Sometime this week, the Labor Committee will hear HF5, the Paid Family Leave bill. It creates a massively expensive new bureaucracy to manage sick/parental leave/etc. benefits for Minnesota employees. It would require a payroll tax increase (the amount is still unspecified in the bill) on every employer and employee in the state, even if they already have benefits.

Yes, elections have consequences. Tell SD49’s State Legislators where you stand on these issues.


Adam Seidel to Lead MnCEF

Adam_Seidel_for_Newsletter.jpgThe Board of Directors of the Minnesota Conservative Energy Forum (MnCEF)  announced that as of January 21, 2019, Adam Seidel will serve as its new Executive Director.

“As a growing nonprofit, education-based organization, we couldn’t be more thrilled to add someone of Adam’s caliber” said MnCEF Board Chair Amy Koch. “His experience in the energy policy area and in leadership will be a critical key to MnCEF’s success going forward and should give conservatives confidence that this critical issue area is an opportunity for us, not a barrier to success” she continued.

Adam, an Eden Prairie resident and School Board member, has met many of us at SD49 events and is the son of active SD49 member David Seidel. MnCEF representatives spoke at our March 2018 dinner meeting about the fiscal importance and practicality of an “all of the above” energy policy.


It's Not (Just) Our Message, More How We Deliver It

For_Newsletter_Keith_Downey.jpgThe January 22nd Dinner Meeting first started with a thank you from Edina’s own “native son” Keith Downey, pictured at right, who represented District 41A in the Minnesota House and who became the Chair of the Republican Party of Minnesota. Keith admitted that politics could be a “dirty, dusty, feisty business” but exhorted the audience to remember that we must “fight our (political) adversaries hard” according to our principles, but we must also always “leave the field as friends.” He said that one of the greatest privileges of his life was to represent the people of both his district and the State of Minnesota. It was an altogether heartfelt and inspirational talk as he exits politics to enter another phase of his life in the private sector.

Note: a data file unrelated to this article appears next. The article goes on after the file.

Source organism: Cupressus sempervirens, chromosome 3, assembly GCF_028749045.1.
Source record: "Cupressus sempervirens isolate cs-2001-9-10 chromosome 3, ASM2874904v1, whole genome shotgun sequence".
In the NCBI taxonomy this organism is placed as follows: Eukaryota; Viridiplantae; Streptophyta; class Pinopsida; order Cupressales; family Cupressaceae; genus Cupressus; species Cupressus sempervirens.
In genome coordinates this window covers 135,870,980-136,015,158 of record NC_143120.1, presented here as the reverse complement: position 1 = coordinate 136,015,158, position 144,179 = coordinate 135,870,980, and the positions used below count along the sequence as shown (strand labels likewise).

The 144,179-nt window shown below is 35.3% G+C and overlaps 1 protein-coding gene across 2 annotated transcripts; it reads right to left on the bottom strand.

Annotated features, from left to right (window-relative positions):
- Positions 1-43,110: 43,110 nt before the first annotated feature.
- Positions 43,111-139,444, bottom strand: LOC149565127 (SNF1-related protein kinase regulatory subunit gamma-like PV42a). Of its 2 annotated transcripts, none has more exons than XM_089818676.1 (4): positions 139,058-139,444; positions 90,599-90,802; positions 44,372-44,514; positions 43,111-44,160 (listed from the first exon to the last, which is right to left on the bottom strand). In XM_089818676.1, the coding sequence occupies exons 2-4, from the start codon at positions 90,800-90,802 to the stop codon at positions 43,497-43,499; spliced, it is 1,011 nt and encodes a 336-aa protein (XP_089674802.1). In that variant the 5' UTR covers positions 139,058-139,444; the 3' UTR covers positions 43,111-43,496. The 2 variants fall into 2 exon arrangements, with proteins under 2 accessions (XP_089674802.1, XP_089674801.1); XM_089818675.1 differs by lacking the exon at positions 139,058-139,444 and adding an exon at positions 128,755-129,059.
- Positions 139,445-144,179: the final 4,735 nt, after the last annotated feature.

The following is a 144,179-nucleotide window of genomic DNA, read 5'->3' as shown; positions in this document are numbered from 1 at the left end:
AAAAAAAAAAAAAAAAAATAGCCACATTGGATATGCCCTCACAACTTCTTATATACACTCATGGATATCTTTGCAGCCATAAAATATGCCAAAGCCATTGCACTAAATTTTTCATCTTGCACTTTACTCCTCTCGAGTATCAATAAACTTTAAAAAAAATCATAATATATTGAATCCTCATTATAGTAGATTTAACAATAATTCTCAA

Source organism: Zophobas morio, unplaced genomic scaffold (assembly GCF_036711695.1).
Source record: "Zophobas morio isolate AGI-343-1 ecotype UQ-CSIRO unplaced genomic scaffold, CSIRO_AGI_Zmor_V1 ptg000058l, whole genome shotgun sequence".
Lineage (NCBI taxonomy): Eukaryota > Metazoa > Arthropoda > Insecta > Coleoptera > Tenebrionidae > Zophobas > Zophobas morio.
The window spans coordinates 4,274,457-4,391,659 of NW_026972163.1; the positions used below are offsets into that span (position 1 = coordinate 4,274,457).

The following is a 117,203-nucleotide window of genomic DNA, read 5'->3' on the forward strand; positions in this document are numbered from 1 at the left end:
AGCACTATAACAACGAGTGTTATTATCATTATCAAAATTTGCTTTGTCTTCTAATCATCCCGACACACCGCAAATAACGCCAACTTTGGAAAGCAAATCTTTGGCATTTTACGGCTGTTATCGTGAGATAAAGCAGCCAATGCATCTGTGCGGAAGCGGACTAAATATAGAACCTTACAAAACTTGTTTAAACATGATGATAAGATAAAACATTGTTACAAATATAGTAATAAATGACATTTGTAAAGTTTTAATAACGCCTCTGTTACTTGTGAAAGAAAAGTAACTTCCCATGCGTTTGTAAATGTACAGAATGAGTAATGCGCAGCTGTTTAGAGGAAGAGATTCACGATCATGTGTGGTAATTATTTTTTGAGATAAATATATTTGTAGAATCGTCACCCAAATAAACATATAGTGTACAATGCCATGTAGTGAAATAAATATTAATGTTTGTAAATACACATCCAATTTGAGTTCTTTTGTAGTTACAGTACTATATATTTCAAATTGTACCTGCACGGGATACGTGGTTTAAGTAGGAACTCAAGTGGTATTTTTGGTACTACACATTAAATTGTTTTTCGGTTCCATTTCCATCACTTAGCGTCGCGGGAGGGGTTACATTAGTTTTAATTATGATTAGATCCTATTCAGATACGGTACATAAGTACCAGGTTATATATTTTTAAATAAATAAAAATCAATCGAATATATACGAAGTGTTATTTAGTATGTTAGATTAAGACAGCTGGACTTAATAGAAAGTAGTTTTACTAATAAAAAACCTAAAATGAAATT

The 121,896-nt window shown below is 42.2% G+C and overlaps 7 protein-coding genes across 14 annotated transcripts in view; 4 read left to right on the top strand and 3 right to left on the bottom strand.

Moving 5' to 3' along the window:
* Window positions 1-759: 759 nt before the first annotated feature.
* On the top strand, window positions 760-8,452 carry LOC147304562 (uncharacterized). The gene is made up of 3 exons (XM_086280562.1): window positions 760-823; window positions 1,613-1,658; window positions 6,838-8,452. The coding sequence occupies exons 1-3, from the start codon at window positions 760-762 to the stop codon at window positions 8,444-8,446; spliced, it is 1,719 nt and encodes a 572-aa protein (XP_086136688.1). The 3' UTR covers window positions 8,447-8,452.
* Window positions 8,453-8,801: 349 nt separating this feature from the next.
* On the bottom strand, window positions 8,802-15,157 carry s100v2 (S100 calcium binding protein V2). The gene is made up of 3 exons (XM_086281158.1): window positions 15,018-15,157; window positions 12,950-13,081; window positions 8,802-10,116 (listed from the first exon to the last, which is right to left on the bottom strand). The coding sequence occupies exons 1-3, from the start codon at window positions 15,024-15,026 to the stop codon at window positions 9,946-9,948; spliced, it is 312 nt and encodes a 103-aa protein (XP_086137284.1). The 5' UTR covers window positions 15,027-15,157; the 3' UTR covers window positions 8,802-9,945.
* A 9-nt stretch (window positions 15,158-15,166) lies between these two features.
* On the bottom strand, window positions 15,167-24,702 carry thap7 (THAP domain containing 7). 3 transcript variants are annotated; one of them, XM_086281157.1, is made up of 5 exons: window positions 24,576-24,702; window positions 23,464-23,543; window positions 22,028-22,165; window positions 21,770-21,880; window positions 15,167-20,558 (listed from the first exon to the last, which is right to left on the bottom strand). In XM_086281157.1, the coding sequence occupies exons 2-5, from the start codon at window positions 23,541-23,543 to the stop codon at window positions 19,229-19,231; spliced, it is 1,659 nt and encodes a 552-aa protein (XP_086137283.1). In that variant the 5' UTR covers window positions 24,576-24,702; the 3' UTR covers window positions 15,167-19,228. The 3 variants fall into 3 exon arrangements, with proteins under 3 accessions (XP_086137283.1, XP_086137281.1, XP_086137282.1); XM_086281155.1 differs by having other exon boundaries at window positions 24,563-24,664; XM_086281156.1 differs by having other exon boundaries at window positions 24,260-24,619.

For_Newsletter_Rymer_1.jpgThe main speaker of the night was Max Rymer, at left, a fixture in local politics and self-admitted “passionate, political nerd.” As founder of his digital marketing firm “Nativ3” he was actively involved in several campaigns during the last election cycle. Max had some insightful opinions about taking a drastically modified approach to Republican politics going forward into 2020 and beyond. He believes there are inherent, solvable, structural problems for Republicans in MN.

First, he gave us a frank, and sometimes brutal, assessment of what is and isn’t working for the Republican Party, and for the DFL. He compared and contrasted several differences in how we get our message OUT (contacts – e.g., DFL had more than 17,000 trained, articulate volunteers door-knocking) and ACROSS (effectively persuading folks to vote for Republican candidates). Finances (DFL out-spent us 4:1) and fund-raising differences (DFL has a centralized, shared, list of small-dollar donors) were particularly interesting and played a big part in recent DFL success.

In addition to the need for better and deeper training of the active Republican political base, Max observed that some of the DFL structure and organizational traits can in fact be emulated. Max encouraged us all to invest in becoming more “data-focused”, with consistent shared electronic lists of voter information and effective electronic tools to support door-knocking and phone messaging as well as calling. It just isn’t our parents’ “land-line phone, literature dropping, and lawn sign” universe anymore.

Finally, Max called for more “off-cycle” digital messaging efforts, keeping pressure on all the time so as to ride a positive momentum going into the next election


Special Education Reforms Reduce Paperwork, Refocus on Students

School_Scrabble_pexels-photo-256428.jpegA bipartisan coalition of senators introduced on January 17 a series of reforms to strengthen Minnesota’s special education policies, put the focus back on students, keep teachers in the classroom, and save school districts money in the process. The proposals are expected to save special education teachers up to fifty-two hours of paperwork per student every year, or up to nineteen weeks for a class of fifteen students, by reducing burdensome administrative requirements.

“Every policy that has ever been implemented regarding special education has been well-intentioned, but we now have a complex bureaucratic process preventing teachers from actually spending time with their students,” said Senator Eric Pratt (R-Prior Lake). “These bills will make a real impact – students will get more personal interaction with their teachers, teachers will get to do more of what they love, and school districts will get some relief from costly administrative requirements.”

The bipartisan proposals will also help curtail rising costs that are eating into funding for other school programs, since special education is one of the fastest-growing areas of school districts’ budgets.